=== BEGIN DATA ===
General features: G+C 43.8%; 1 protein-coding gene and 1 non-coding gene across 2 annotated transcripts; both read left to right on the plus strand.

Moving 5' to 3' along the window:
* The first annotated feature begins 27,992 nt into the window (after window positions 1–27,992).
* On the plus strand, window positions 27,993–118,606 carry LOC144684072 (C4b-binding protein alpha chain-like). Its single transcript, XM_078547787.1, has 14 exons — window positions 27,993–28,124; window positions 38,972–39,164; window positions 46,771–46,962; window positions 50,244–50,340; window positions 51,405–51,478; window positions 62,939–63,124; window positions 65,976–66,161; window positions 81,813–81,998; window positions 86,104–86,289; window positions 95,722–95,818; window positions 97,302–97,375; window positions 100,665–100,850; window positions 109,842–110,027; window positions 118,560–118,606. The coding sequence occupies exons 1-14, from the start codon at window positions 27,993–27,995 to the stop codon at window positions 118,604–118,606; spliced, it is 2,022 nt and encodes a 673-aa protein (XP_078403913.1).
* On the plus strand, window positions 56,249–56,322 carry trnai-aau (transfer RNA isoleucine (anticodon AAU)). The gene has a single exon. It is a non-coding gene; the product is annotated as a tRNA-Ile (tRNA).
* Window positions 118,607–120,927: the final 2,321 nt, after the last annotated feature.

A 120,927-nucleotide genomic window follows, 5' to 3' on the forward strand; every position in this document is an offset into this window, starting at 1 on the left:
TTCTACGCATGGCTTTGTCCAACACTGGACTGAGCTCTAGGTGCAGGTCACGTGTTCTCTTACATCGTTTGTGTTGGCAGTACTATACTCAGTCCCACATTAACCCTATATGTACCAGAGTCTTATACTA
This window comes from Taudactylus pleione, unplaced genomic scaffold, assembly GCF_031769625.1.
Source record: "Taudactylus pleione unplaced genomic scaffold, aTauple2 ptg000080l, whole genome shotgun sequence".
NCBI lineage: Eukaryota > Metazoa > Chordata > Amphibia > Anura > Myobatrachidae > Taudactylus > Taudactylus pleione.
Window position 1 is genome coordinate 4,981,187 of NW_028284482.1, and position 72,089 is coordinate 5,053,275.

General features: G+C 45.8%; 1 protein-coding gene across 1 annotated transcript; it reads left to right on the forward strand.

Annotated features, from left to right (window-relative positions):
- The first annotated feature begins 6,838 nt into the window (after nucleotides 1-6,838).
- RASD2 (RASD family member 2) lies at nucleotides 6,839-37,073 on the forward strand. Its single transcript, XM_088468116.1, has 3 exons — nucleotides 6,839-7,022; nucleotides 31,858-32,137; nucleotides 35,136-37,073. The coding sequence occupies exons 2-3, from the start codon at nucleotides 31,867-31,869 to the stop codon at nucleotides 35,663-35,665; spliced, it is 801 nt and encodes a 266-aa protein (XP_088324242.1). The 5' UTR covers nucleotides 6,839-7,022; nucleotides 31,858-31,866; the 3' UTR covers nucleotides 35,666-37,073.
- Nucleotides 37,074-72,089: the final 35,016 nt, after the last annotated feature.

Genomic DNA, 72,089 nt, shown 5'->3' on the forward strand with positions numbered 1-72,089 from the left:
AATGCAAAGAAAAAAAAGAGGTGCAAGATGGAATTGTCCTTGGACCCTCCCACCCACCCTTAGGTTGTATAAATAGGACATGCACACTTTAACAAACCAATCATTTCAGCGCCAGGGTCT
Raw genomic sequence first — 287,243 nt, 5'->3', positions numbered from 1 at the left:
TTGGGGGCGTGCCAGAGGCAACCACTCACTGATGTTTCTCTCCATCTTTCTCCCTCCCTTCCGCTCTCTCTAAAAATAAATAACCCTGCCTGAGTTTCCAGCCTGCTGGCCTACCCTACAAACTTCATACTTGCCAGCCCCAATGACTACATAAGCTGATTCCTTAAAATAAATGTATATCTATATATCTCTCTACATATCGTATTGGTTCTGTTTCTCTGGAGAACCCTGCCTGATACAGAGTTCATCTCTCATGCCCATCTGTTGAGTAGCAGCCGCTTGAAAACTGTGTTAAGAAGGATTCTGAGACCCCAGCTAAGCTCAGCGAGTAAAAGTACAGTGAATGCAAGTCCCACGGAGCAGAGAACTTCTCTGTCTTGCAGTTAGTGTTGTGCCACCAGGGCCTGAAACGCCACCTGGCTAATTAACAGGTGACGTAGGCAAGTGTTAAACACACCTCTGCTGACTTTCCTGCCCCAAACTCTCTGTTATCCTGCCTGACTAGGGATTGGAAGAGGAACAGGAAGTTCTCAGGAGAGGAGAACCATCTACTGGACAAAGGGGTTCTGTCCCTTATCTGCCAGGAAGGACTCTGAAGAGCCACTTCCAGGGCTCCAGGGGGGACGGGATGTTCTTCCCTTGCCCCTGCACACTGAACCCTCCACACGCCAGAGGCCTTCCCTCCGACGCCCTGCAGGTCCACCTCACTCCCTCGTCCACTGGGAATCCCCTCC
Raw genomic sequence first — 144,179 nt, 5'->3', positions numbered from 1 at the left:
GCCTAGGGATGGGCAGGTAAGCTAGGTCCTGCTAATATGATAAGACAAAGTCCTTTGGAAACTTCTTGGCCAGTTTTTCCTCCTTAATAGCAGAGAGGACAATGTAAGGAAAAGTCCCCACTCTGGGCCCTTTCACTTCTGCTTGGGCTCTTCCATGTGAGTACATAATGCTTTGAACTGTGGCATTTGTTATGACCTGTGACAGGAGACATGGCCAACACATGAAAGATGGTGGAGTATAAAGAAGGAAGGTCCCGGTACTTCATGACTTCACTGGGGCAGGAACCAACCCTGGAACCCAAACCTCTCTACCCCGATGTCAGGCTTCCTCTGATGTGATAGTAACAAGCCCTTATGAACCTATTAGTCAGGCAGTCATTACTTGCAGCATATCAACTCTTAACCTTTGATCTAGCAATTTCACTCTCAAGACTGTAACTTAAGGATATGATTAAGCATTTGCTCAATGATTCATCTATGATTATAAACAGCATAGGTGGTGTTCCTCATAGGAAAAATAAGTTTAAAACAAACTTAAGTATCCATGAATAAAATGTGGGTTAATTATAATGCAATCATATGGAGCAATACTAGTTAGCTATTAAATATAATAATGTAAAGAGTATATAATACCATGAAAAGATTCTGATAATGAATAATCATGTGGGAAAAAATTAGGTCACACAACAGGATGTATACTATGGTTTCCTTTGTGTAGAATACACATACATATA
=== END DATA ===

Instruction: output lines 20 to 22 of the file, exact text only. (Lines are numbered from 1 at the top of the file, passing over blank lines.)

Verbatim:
Raw genomic sequence first — 287,243 nt, 5'->3', positions numbered from 1 at the left:
TTGGGGGCGTGCCAGAGGCAACCACTCACTGATGTTTCTCTCCATCTTTCTCCCTCCCTTCCGCTCTCTCTAAAAATAAATAACCCTGCCTGAGTTTCCAGCCTGCTGGCCTACCCTACAAACTTCATACTTGCCAGCCCCAATGACTACATAAGCTGATTCCTTAAAATAAATGTATATCTATATATCTCTCTACATATCGTATTGGTTCTGTTTCTCTGGAGAACCCTGCCTGATACAGAGTTCATCTCTCATGCCCATCTGTTGAGTAGCAGCCGCTTGAAAACTGTGTTAAGAAGGATTCTGAGACCCCAGCTAAGCTCAGCGAGTAAAAGTACAGTGAATGCAAGTCCCACGGAGCAGAGAACTTCTCTGTCTTGCAGTTAGTGTTGTGCCACCAGGGCCTGAAACGCCACCTGGCTAATTAACAGGTGACGTAGGCAAGTGTTAAACACACCTCTGCTGACTTTCCTGCCCCAAACTCTCTGTTATCCTGCCTGACTAGGGATTGGAAGAGGAACAGGAAGTTCTCAGGAGAGGAGAACCATCTACTGGACAAAGGGGTTCTGTCCCTTATCTGCCAGGAAGGACTCTGAAGAGCCACTTCCAGGGCTCCAGGGGGGACGGGATGTTCTTCCCTTGCCCCTGCACACTGAACCCTCCACACGCCAGAGGCCTTCCCTCCGACGCCCTGCAGGTCCACCTCACTCCCTCGTCCACTGGGAATCCCCTCC
Raw genomic sequence first — 144,179 nt, 5'->3', positions numbered from 1 at the left: